This blog is advice in an e mail to an advanced student after a workshop. I felt she did not get all of what I was trying to convey,and because she is so good, I want her to feel special. So, I wrote this message down for her to think about. Here is the advice:
"Load up with more paint and deliver it onto the area of the canvas or mix it right on the canvas, making the value right as you mix on the canvas. You can actually mix it nicely ON the canvas w/o a problem, just keep mixing it right on the area of the intended part of the canvas just like you do on the palette, it will beef up and be better looking paint quality, I promise. It will shine more too. And the more you MIX either on your palette or on the canvas, the better the sheen and depth, just use more paint and brush it like you are smoothing it out like on a baby's but or doing cake frosting, pat-stoke lightly, pat- brush pat-stroke lightly, pat- brush. Left, right, left, right, like a song like a march. Don't brush the paint out or away form the area, lay it on! the go back and mix again and lay it on agin if you have to. It is all about the paint application! Paint like you own the paint company and there is a surplus. When you clean up at the end of the painting session, the paint will be already mixed, scrape it all up in a pile and it is lovely to use that super mixed paint somewhere! Just remember that while struggling to get the mixing right, you gotta remember to mix it and mix it!. (OFTEN, I GET THE PAINT VALUE RIGHT WHEN CLEANING UP AND NOT WHILE TRING TO MIX, DUH!) Do you remember me over and over doing one little part on an area, over and over? That is what I was doing. I did that a little today on yours if you remember me painting and mixing on your canvas. When you get the color right, you won't need the palette knife until you just want a pop of the color somewhere. The only problem with mixing it on the canvas, you have to use muscle memory to remember the strength of the painting mixture and re-mix for the beefed up palette knife quality of paint....for the palette knife delivery, arrrrgh, so much to remember. You will figure it out. What I do know is, that when you feel you get a tried and true mixing quality and want to do it again on another painting, sometimes you DON'T get so lucky. It is almost like the paint is willing you to struggle, and muscle memory is threatening you. Another thing I know is when the painting just paints itself, it is a thrilling thing, and that seduces you to do more and more, and when that more and more is not right in a couple more future paintings, then you get lucky....by being seduced again. I feel you are a tonalist, and I have to admit the tonalistic style is the hardest, because the values are so close in tone that is hard to distinguish each shape, but it trains your eye to do that once you get the hang of close values. Read the book The History of American Tonalism to look at Ennis and Sargeant to see the close values that made those paintings so great. See the contrast between the light and the dark and the middle close values holding its depth. Don't give up being seduced, it is so close to being perfect!"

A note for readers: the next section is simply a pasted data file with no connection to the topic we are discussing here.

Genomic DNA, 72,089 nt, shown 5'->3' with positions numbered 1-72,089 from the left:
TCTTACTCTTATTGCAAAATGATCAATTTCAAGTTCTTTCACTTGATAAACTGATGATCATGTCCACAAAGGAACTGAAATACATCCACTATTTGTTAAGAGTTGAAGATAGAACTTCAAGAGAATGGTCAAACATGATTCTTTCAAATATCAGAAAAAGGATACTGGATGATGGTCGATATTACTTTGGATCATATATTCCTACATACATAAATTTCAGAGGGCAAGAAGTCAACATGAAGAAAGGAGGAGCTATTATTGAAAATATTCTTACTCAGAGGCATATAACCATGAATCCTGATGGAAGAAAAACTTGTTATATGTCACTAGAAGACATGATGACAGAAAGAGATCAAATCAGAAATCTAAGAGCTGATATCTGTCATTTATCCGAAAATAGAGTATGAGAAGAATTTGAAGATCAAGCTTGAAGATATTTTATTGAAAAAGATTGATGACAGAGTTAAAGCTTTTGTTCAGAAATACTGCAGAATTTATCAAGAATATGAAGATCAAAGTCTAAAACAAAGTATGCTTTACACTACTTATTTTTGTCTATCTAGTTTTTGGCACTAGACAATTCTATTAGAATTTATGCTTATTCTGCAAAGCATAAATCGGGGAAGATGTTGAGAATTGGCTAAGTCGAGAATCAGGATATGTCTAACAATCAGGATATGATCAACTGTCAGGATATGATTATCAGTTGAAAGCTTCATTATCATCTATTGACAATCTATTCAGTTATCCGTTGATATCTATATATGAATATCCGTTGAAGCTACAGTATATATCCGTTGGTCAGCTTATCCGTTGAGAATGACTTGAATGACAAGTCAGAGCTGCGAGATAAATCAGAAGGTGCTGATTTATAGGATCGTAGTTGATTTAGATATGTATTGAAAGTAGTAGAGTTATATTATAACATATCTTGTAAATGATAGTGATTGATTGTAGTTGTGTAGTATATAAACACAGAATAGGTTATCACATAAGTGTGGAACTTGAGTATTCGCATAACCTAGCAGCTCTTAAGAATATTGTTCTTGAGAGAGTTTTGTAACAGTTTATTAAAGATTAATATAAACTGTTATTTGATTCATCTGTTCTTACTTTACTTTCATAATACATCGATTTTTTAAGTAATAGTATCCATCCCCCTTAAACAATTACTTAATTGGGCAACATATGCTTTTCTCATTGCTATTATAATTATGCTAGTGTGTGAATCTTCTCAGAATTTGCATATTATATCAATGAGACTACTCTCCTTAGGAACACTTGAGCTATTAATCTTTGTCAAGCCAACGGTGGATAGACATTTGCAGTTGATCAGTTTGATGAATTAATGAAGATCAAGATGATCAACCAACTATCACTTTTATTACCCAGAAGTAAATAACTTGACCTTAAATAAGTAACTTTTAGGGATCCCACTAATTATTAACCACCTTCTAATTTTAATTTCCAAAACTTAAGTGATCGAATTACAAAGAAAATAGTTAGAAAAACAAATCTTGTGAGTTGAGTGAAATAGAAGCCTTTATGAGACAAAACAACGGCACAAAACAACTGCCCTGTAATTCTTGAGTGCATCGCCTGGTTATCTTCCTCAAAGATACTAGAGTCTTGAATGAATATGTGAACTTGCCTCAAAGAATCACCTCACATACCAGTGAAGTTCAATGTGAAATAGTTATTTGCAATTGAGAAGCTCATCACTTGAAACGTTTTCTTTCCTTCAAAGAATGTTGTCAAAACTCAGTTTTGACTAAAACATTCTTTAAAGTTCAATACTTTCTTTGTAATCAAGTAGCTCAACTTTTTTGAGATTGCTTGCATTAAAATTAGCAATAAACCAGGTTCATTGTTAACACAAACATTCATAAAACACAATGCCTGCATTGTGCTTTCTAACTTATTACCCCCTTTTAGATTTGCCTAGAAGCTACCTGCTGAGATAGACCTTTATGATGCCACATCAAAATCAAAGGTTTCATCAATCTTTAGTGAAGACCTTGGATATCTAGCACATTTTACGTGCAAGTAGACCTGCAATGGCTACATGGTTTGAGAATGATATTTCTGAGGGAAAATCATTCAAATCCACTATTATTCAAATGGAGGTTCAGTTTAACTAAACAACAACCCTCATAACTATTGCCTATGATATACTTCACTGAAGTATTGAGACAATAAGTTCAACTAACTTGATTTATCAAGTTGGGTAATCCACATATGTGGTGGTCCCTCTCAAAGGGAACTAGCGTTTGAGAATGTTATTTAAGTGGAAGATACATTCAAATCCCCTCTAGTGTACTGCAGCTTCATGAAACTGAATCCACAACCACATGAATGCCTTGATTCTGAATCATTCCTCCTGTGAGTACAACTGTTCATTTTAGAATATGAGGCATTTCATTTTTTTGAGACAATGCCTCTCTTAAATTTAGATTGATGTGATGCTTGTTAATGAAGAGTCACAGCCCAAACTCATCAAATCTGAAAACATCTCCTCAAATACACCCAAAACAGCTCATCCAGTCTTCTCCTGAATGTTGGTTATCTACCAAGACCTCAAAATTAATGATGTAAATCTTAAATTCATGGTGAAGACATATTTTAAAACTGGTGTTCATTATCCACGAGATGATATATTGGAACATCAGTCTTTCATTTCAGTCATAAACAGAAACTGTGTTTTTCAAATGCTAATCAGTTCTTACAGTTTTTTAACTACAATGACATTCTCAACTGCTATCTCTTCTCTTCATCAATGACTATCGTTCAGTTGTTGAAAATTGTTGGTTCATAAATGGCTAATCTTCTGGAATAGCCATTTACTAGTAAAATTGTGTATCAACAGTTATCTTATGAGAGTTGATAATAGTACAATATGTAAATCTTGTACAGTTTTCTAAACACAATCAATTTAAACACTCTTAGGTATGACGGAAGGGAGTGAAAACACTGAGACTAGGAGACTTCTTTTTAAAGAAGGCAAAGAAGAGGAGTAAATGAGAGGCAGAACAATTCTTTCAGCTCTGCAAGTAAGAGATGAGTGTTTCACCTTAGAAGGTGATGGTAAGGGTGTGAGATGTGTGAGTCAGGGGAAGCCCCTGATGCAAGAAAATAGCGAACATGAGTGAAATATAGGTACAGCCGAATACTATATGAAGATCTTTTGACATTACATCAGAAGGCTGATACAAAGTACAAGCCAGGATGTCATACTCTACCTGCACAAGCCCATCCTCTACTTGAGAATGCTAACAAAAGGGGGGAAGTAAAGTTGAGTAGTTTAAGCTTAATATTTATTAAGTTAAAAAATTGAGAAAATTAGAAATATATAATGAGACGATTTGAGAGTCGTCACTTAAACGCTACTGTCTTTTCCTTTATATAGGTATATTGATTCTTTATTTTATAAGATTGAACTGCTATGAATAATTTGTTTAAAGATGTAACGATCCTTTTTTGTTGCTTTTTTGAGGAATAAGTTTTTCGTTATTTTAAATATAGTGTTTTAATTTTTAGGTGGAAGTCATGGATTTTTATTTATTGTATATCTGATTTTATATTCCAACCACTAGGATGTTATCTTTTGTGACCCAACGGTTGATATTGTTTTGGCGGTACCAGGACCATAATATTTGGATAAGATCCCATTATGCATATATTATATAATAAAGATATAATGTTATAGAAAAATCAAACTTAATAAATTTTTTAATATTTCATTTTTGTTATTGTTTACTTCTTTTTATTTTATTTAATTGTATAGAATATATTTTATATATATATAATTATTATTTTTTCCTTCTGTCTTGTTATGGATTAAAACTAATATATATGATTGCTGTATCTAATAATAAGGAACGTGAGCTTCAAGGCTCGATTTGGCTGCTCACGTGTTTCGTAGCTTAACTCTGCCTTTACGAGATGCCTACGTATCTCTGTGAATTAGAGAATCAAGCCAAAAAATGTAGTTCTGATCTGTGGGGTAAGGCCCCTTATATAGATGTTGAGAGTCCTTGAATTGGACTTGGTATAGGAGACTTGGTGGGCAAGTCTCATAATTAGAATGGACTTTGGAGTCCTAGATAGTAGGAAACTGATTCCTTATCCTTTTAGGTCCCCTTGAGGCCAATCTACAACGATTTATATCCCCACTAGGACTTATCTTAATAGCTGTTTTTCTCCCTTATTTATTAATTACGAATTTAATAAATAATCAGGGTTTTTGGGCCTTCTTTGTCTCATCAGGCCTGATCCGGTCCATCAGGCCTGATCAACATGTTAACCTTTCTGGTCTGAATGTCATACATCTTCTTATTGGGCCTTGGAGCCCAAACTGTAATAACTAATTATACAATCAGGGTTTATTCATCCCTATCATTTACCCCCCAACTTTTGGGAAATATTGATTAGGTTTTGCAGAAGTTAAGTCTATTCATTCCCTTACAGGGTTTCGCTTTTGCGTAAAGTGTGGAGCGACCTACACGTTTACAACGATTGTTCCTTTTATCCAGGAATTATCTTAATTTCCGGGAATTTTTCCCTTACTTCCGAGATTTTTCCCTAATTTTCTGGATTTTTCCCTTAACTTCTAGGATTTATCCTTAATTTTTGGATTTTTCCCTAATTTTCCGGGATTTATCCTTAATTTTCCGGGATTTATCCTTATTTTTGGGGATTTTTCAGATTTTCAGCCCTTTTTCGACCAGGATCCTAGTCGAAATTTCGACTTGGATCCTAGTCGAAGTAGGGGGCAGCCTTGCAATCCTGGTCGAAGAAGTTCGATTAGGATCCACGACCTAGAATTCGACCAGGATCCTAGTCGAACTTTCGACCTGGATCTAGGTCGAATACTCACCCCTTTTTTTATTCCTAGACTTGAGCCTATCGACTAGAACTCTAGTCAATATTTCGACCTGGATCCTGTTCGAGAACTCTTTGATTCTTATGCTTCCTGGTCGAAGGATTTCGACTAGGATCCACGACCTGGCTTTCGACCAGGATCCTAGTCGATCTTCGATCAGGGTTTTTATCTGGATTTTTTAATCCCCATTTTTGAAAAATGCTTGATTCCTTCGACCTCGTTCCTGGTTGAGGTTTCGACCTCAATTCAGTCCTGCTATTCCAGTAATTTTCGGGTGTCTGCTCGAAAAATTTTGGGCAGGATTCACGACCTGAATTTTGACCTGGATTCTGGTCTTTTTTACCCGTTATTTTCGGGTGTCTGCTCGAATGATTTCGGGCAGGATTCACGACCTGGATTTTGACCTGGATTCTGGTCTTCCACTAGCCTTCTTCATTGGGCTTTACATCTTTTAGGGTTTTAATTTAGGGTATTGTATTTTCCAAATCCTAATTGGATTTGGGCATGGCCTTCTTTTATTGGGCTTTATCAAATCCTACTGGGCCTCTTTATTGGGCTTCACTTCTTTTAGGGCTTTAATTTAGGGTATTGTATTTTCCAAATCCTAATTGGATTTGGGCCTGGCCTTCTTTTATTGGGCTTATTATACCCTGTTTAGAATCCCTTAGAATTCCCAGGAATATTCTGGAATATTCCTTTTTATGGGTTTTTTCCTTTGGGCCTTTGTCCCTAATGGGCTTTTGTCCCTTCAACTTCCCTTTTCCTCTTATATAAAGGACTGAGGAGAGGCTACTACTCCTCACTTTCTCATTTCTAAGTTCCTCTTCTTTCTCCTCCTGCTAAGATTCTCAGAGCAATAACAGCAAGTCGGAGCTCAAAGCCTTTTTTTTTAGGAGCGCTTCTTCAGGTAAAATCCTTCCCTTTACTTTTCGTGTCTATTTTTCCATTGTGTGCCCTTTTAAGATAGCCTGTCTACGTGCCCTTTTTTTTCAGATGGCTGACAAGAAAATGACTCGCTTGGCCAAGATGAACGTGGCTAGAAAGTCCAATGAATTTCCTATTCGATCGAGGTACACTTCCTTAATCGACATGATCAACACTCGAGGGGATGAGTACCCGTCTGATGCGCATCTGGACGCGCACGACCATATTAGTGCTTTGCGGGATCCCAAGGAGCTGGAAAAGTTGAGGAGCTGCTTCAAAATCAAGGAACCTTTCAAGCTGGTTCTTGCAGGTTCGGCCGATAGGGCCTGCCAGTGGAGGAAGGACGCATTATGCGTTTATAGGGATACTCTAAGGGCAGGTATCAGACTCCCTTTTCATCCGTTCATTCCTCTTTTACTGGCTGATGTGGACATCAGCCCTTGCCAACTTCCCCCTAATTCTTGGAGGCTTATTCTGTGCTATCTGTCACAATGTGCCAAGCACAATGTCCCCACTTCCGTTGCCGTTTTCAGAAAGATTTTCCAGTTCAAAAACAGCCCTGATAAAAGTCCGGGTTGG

So, another day at the office, and I love the struggle. I just hope she gets seduced!